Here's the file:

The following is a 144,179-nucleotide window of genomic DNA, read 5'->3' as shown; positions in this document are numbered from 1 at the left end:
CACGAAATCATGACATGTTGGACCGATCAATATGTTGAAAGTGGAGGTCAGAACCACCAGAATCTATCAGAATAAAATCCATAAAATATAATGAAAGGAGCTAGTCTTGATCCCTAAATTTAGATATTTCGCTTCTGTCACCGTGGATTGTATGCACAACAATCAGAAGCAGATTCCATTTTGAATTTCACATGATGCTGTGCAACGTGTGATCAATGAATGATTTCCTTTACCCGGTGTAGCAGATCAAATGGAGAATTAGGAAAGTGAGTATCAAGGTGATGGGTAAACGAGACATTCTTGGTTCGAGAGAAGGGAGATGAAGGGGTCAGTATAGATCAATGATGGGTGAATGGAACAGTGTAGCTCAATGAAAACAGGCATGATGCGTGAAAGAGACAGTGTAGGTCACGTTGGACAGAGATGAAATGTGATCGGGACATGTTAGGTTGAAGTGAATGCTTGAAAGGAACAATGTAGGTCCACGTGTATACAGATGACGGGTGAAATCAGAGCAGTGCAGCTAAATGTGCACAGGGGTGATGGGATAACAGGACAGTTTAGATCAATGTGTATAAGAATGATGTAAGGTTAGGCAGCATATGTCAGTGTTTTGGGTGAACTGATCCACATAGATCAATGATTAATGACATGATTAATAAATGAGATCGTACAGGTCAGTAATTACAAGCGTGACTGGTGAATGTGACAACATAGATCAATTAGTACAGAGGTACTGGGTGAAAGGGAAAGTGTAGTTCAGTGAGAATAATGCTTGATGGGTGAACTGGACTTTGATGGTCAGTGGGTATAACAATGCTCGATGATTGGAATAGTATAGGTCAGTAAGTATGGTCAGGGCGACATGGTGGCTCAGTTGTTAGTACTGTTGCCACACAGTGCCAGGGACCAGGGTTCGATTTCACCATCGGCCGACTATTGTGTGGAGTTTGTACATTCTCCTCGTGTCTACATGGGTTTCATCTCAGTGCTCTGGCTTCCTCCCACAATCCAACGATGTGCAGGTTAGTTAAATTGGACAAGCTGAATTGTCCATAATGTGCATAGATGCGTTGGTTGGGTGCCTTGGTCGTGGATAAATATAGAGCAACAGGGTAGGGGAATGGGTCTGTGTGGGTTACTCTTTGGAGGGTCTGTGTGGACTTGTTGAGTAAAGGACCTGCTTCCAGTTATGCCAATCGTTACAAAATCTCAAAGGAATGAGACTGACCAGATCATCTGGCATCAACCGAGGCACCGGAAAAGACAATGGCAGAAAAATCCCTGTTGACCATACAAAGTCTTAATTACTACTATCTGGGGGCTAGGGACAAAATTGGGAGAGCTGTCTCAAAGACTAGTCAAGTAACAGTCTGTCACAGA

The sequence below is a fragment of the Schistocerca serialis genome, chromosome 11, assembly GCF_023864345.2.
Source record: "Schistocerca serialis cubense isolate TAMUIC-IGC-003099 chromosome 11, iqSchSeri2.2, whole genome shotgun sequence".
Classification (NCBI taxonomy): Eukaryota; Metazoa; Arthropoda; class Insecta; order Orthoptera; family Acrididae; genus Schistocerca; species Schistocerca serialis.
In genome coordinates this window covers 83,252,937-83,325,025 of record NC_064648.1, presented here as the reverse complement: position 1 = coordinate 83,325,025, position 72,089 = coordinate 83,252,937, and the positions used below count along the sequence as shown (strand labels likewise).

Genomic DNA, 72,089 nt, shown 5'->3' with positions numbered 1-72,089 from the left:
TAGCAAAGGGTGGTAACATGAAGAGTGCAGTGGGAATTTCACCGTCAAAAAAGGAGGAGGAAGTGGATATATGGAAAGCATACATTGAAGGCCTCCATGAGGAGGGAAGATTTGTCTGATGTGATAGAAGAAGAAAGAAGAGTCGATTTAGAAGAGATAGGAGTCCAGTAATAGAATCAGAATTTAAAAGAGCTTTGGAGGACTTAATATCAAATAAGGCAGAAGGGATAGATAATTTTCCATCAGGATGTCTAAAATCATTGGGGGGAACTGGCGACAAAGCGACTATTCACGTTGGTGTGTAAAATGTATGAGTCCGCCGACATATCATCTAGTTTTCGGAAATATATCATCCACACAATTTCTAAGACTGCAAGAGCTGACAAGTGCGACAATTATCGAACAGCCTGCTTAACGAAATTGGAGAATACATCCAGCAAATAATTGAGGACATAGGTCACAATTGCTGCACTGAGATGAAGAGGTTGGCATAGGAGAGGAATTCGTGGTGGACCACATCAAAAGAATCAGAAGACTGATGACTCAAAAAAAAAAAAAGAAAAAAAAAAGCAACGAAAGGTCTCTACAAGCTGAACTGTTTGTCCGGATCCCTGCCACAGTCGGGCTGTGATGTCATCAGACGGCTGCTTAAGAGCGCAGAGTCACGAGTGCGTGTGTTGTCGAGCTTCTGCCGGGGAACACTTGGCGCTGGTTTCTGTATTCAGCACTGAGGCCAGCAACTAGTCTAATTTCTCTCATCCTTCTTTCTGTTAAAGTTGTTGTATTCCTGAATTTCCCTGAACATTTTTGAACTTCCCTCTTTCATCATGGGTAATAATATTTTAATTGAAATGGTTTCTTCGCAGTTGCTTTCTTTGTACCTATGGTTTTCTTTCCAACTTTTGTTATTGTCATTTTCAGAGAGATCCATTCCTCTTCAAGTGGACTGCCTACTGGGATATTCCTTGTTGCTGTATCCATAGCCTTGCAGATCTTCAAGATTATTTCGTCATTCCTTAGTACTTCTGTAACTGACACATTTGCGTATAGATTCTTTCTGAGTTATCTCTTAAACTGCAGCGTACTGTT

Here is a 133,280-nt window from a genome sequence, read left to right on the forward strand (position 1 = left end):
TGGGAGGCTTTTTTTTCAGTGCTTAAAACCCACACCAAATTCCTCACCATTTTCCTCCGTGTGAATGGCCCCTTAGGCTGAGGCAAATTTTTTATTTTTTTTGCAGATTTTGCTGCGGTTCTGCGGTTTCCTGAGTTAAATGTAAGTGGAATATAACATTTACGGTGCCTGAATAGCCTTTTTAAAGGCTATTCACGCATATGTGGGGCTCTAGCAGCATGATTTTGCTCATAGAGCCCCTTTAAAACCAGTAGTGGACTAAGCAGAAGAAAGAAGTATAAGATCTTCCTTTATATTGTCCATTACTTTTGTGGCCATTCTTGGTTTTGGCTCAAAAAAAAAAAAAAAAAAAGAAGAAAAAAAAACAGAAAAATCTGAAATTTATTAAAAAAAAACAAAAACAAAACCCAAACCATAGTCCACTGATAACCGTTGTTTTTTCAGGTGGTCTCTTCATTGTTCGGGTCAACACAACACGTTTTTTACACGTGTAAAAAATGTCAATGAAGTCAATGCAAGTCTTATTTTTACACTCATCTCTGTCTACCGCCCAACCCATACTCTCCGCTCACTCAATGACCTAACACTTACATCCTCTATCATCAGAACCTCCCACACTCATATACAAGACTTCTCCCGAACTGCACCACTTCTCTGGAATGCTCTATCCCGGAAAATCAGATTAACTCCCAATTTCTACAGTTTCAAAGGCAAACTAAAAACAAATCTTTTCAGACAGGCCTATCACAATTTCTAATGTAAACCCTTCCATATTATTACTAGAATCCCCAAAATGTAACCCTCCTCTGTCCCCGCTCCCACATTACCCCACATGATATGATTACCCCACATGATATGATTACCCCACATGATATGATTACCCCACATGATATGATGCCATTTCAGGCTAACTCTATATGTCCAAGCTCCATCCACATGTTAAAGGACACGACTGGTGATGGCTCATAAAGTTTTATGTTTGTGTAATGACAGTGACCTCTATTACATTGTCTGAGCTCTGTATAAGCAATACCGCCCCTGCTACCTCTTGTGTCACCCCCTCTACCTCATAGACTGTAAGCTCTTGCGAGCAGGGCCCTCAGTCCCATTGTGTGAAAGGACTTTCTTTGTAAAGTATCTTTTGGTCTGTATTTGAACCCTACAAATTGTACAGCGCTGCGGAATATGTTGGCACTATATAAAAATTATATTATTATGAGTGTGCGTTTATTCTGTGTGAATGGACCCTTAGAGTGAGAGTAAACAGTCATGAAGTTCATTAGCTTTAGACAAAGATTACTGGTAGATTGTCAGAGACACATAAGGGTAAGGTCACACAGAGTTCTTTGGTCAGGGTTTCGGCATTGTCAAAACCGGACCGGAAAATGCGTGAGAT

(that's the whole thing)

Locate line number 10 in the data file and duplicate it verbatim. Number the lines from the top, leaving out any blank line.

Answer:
TGGGAGGCTTTTTTTTCAGTGCTTAAAACCCACACCAAATTCCTCACCATTTTCCTCCGTGTGAATGGCCCCTTAGGCTGAGGCAAATTTTTTATTTTTTTTGCAGATTTTGCTGCGGTTCTGCGGTTTCCTGAGTTAAATGTAAGTGGAATATAACATTTACGGTGCCTGAATAGCCTTTTTAAAGGCTATTCACGCATATGTGGGGCTCTAGCAGCATGATTTTGCTCATAGAGCCCCTTTAAAACCAGTAGTGGACTAAGCAGAAGAAAGAAGTATAAGATCTTCCTTTATATTGTCCATTACTTTTGTGGCCATTCTTGGTTTTGGCTCAAAAAAAAAAAAAAAAAAAGAAGAAAAAAAAACAGAAAAATCTGAAATTTATTAAAAAAAAACAAAAACAAAACCCAAACCATAGTCCACTGATAACCGTTGTTTTTTCAGGTGGTCTCTTCATTGTTCGGGTCAACACAACACGTTTTTTACACGTGTAAAAAATGTCAATGAAGTCAATGCAAGTCTTATTTTTACACTCATCTCTGTCTACCGCCCAACCCATACTCTCCGCTCACTCAATGACCTAACACTTACATCCTCTATCATCAGAACCTCCCACACTCATATACAAGACTTCTCCCGAACTGCACCACTTCTCTGGAATGCTCTATCCCGGAAAATCAGATTAACTCCCAATTTCTACAGTTTCAAAGGCAAACTAAAAACAAATCTTTTCAGACAGGCCTATCACAATTTCTAATGTAAACCCTTCCATATTATTACTAGAATCCCCAAAATGTAACCCTCCTCTGTCCCCGCTCCCACATTACCCCACATGATATGATTACCCCACATGATATGATTACCCCACATGATATGATTACCCCACATGATATGATGCCATTTCAGGCTAACTCTATATGTCCAAGCTCCATCCACATGTTAAAGGACACGACTGGTGATGGCTCATAAAGTTTTATGTTTGTGTAATGACAGTGACCTCTATTACATTGTCTGAGCTCTGTATAAGCAATACCGCCCCTGCTACCTCTTGTGTCACCCCCTCTACCTCATAGACTGTAAGCTCTTGCGAGCAGGGCCCTCAGTCCCATTGTGTGAAAGGACTTTCTTTGTAAAGTATCTTTTGGTCTGTATTTGAACCCTACAAATTGTACAGCGCTGCGGAATATGTTGGCACTATATAAAAATTATATTATTATGAGTGTGCGTTTATTCTGTGTGAATGGACCCTTAGAGTGAGAGTAAACAGTCATGAAGTTCATTAGCTTTAGACAAAGATTACTGGTAGATTGTCAGAGACACATAAGGGTAAGGTCACACAGAGTTCTTTGGTCAGGGTTTCGGCATTGTCAAAACCGGACCGGAAAATGCGTGAGAT